Moving on to Kizuna AI who currently streams her gameplay, could you talk about the process and maybe some inside stories that led to her birth which you can share with us?

Before founding the company, I worked closely with the anime industry. I really felt the power of IP (intellectual property) in Japan, and at the same time, as technology has evolved and platforms have changed from TV to YouTube, I was questioningabout how anime content should be. The animation industry is gradually evolving, but if you look at it from a broad perspective, the way it is done hasn't changed much, but on the hand, I felt it’s potential. If we use technology, characters will be able to step out of the world of anime and become influencers and act like humans. There was a time when I was talking with my friend about how amazing it would be if such a thing were realized. It was at this time that I met Kizuna AI. She inspired me and I said, "This is it!" and Project A.I. started.

There was no virtual YouTuber at the time, so we combined "business development in today's era," "the feeling of excitement with futuristic feels," "maximizing the potential of anime characters," and "taking advantage of Japan's strengths" and decided to use the platform YouTube. At the time, many YouTubers were releasing content daily, so it's important to do the same to maximize YouTube’s potential. We started from the point that releasing content every day was not doable because of the production period and costs, but we improved the production system and content. I also thought it had to be popular overseas, so I decided on the image of the character's visual and voice one by one. Naturally, we worked gaining the cooperation of various people, including creators, illustrators, and engineers in the process.


What do you mean by deciding on the character visuals that would be popular overseas?

There are pros and cons because how they are seen and perceived differs from person to person, but first of all, Japanese anime characters often look young and has small body proportion. From the point of view of overseas fans, it can be said that this is just a tiny difference, but in the case of Kizuna AI, we put importance on being easily accepted by many people, taking various factors into consideration such as making her body proportion taller on purpose and making sure that she does not look unpleasant as a 3D model.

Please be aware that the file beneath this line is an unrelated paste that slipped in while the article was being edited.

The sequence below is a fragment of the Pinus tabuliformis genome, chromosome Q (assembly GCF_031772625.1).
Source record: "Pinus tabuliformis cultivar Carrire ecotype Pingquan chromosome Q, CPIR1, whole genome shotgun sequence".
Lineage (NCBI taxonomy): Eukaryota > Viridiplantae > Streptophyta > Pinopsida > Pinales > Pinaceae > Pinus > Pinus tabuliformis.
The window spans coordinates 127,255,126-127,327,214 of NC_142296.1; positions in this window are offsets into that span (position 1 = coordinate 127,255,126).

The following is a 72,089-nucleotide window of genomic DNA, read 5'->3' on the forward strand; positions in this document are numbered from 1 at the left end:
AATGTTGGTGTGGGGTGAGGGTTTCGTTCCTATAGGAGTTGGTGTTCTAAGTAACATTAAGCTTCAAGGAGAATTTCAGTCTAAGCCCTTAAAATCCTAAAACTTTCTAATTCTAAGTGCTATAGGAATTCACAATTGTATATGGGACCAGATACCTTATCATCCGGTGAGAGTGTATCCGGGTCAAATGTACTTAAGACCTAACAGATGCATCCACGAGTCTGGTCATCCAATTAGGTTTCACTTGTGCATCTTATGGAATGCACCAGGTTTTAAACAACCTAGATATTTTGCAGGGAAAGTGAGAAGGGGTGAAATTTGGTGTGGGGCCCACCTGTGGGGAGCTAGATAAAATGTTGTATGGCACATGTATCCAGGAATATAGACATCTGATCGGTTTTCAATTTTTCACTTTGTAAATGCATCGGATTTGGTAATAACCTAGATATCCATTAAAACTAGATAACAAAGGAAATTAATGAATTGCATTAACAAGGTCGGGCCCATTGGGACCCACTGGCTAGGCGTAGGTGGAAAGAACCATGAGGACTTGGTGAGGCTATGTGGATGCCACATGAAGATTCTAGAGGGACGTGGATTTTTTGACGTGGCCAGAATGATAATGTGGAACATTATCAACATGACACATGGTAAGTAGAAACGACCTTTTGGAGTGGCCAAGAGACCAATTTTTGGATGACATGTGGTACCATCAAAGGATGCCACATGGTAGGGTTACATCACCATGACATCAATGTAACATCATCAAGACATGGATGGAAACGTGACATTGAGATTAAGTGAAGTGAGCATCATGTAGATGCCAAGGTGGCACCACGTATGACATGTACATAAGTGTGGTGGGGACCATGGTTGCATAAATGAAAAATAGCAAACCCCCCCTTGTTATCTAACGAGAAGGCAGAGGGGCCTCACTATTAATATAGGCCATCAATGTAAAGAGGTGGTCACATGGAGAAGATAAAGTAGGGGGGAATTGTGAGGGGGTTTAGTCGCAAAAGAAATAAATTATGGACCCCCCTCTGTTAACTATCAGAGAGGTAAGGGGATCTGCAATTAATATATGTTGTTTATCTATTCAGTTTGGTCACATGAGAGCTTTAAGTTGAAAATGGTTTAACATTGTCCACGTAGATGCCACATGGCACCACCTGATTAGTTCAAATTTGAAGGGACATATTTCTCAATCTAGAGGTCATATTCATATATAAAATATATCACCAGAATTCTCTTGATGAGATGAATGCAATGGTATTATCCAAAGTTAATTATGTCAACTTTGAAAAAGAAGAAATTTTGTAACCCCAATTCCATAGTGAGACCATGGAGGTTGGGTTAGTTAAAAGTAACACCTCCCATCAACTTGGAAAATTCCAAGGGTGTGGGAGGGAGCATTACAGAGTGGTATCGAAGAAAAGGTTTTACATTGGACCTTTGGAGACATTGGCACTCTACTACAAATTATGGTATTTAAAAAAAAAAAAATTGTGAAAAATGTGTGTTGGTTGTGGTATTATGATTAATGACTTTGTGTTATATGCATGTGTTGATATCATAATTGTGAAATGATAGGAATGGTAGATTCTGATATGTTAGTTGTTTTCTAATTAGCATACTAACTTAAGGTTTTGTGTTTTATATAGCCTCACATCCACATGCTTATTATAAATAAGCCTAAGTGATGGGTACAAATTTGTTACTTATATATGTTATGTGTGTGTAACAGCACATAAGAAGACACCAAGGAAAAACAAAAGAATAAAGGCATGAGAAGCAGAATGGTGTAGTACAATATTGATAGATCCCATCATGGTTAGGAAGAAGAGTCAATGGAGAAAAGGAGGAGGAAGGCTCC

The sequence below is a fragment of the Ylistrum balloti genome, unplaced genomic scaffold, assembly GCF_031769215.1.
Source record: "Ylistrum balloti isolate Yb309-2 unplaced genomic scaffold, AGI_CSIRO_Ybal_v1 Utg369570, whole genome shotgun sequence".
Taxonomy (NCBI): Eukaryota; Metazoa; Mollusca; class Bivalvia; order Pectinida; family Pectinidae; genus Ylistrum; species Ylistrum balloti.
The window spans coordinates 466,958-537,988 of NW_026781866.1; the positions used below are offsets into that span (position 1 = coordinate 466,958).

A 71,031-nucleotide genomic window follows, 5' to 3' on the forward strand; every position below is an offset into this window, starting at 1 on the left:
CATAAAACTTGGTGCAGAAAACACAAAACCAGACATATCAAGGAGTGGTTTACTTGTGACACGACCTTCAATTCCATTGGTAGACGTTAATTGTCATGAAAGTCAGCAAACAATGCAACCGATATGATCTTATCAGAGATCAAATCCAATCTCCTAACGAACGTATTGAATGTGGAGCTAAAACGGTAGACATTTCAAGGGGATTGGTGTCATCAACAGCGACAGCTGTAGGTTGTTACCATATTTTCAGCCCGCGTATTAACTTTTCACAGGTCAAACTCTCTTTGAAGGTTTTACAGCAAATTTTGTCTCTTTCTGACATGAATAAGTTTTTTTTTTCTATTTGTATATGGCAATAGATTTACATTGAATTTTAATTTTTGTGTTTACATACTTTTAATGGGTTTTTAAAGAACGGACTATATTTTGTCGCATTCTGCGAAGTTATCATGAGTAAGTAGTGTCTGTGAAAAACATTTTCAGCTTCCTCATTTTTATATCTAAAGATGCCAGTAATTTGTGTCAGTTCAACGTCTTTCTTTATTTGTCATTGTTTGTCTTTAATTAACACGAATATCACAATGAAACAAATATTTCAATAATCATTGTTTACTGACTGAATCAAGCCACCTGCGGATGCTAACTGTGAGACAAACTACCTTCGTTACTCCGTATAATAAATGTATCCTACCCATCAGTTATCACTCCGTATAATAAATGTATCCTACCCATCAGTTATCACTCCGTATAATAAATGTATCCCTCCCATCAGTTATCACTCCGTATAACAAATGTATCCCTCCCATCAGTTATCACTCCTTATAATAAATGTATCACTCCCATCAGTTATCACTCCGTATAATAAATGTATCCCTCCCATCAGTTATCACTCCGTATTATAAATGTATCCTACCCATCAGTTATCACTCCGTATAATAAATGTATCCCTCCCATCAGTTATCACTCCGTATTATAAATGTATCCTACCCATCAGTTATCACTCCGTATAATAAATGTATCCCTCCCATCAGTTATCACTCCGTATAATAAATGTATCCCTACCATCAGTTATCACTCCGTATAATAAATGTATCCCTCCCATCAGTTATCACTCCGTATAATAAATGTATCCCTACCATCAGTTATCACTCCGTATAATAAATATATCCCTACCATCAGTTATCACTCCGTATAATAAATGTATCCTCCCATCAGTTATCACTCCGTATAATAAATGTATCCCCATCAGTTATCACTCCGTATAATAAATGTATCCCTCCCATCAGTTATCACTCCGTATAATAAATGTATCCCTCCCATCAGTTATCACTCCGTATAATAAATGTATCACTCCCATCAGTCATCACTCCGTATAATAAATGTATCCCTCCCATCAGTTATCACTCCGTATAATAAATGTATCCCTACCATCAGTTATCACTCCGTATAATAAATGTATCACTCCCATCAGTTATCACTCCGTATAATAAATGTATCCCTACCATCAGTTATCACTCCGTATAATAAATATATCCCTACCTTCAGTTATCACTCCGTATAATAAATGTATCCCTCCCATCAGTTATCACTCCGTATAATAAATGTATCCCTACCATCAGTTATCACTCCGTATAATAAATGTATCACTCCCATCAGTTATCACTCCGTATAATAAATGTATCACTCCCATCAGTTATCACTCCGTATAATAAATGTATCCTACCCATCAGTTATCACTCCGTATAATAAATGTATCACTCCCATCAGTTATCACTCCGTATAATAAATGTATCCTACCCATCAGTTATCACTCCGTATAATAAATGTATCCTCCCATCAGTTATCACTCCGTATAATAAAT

Indeed, it would be awkward if the characters are too realistic (laughs).

We did it like so because we couldn't maximize the strength of Japanese anime content. There is a game called "Final Fantasy" and the recent "Final Fantasy" games look very real. I originally wanted that taste of reality. However, the co-producer said, "If it is too realistic, it cannot maximize the Japanese touch and strength of Japan, so it should be more like an anime character." We had a heated discussion for several days. As a result, the visual that illustrator En Morikura came up with is close to the ideal. That’s one inside story for your readers (laughs).


When you see music videos of Kizuna AI, I think the graphics are amazing. If you look back in time, there was a sensational animation like Love Live!. The animation was created from the motion capture of dancers, and that naturally took a lot of money and time, but I was surprised at the quality at the time. Four years have passed since then and Kizuna AI has appeared, and I feel that something even more amazing has appeared. Could you tell us a little about the technology?

Actually, Kizuna AI is an AI (artificial intelligence), so I can't tell much, but in terms of the technology that many other virtual YouTubers use, the fact that low cost, easy and accurate motion capture has come out and programs to reproduce such can be used on a low budget are huge factors. The improvement and convenience of technology to make characters move in real-time also contributed greatly.